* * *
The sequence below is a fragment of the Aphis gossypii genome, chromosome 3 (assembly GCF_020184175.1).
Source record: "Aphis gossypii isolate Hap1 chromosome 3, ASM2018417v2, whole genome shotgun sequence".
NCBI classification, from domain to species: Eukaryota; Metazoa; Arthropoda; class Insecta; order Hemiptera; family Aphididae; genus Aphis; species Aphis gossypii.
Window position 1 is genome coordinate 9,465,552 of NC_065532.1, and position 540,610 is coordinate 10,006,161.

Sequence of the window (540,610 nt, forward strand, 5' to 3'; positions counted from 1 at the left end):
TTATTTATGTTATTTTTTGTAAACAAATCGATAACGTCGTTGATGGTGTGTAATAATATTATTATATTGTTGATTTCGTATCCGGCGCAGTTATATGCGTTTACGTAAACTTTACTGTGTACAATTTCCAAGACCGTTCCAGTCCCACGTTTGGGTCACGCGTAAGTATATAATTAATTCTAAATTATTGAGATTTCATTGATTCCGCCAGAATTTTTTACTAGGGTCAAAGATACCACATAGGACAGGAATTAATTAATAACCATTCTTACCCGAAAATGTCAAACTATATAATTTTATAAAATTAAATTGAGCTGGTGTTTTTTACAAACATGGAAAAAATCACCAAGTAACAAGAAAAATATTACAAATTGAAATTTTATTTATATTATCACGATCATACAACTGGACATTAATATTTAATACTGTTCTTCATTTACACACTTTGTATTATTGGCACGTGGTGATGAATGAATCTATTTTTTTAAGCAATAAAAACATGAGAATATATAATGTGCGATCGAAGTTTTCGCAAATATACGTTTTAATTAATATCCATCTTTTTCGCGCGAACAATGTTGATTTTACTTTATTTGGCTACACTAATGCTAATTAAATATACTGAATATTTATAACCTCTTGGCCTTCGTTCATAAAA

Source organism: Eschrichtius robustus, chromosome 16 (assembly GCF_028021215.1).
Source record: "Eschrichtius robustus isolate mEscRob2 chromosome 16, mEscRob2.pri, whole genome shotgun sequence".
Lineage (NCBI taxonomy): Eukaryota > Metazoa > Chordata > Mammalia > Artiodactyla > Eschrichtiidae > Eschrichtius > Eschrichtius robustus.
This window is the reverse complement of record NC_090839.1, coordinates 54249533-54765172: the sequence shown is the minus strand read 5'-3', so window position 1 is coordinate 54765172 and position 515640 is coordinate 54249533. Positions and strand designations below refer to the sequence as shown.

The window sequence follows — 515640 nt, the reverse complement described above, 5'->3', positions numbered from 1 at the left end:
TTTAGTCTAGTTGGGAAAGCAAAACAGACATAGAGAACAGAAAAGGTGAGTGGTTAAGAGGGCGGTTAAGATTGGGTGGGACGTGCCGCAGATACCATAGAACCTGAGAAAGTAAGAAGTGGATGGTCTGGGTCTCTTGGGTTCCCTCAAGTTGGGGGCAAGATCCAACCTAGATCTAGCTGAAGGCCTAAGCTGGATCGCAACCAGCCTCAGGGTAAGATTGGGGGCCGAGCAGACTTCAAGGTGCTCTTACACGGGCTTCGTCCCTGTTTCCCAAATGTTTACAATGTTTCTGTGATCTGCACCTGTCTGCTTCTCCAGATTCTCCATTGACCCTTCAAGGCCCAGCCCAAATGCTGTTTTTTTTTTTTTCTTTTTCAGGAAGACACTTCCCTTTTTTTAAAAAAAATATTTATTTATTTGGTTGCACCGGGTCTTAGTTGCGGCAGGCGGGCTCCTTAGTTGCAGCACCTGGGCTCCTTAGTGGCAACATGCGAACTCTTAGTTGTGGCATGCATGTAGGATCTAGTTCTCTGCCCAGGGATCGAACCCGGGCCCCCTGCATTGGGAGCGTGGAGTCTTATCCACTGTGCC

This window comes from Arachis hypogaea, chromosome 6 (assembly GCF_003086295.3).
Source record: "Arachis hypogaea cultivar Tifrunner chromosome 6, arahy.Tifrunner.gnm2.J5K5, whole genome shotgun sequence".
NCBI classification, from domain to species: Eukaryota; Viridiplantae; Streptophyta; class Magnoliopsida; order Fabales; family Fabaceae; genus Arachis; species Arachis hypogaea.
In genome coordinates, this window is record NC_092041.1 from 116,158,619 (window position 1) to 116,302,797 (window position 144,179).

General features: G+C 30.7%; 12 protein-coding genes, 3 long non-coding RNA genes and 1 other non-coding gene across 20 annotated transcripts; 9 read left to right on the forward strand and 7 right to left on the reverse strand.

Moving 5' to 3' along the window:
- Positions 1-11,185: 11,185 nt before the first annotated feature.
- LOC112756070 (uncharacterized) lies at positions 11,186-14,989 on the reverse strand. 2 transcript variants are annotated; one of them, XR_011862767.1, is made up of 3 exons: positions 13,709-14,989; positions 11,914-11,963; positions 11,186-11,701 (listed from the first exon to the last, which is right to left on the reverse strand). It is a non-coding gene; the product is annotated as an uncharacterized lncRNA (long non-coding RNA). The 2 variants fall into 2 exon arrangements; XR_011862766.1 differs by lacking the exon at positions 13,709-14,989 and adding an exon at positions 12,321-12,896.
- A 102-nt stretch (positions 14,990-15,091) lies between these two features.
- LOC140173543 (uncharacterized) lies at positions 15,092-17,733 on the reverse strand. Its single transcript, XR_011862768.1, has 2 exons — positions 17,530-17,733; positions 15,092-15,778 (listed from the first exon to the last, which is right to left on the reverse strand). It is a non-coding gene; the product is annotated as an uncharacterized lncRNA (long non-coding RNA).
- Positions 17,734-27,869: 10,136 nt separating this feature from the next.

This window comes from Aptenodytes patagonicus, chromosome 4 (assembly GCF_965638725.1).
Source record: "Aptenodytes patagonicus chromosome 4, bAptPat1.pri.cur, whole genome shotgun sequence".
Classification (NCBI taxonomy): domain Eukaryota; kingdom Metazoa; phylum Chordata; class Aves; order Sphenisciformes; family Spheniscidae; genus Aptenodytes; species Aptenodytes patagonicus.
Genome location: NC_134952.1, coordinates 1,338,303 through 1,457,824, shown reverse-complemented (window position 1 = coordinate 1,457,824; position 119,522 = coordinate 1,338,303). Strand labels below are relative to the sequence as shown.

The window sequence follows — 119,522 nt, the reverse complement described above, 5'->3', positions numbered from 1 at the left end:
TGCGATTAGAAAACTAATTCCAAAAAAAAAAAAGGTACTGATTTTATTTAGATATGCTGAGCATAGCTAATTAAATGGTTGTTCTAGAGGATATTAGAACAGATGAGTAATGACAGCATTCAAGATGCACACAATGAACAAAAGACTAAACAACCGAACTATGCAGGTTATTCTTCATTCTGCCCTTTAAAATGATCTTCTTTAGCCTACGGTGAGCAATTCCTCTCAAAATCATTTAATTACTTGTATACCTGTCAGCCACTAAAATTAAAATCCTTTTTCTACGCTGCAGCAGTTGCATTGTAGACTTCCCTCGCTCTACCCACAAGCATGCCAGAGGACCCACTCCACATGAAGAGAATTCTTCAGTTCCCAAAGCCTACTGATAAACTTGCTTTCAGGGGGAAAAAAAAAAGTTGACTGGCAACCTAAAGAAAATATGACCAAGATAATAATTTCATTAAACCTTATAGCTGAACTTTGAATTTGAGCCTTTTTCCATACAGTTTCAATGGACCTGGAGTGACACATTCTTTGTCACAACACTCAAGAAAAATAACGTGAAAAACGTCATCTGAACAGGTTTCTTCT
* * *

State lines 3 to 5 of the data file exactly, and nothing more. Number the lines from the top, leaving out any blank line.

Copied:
NCBI classification, from domain to species: Eukaryota; Metazoa; Arthropoda; class Insecta; order Hemiptera; family Aphididae; genus Aphis; species Aphis gossypii.
Window position 1 is genome coordinate 9,465,552 of NC_065532.1, and position 540,610 is coordinate 10,006,161.

Sequence of the window (540,610 nt, forward strand, 5' to 3'; positions counted from 1 at the left end):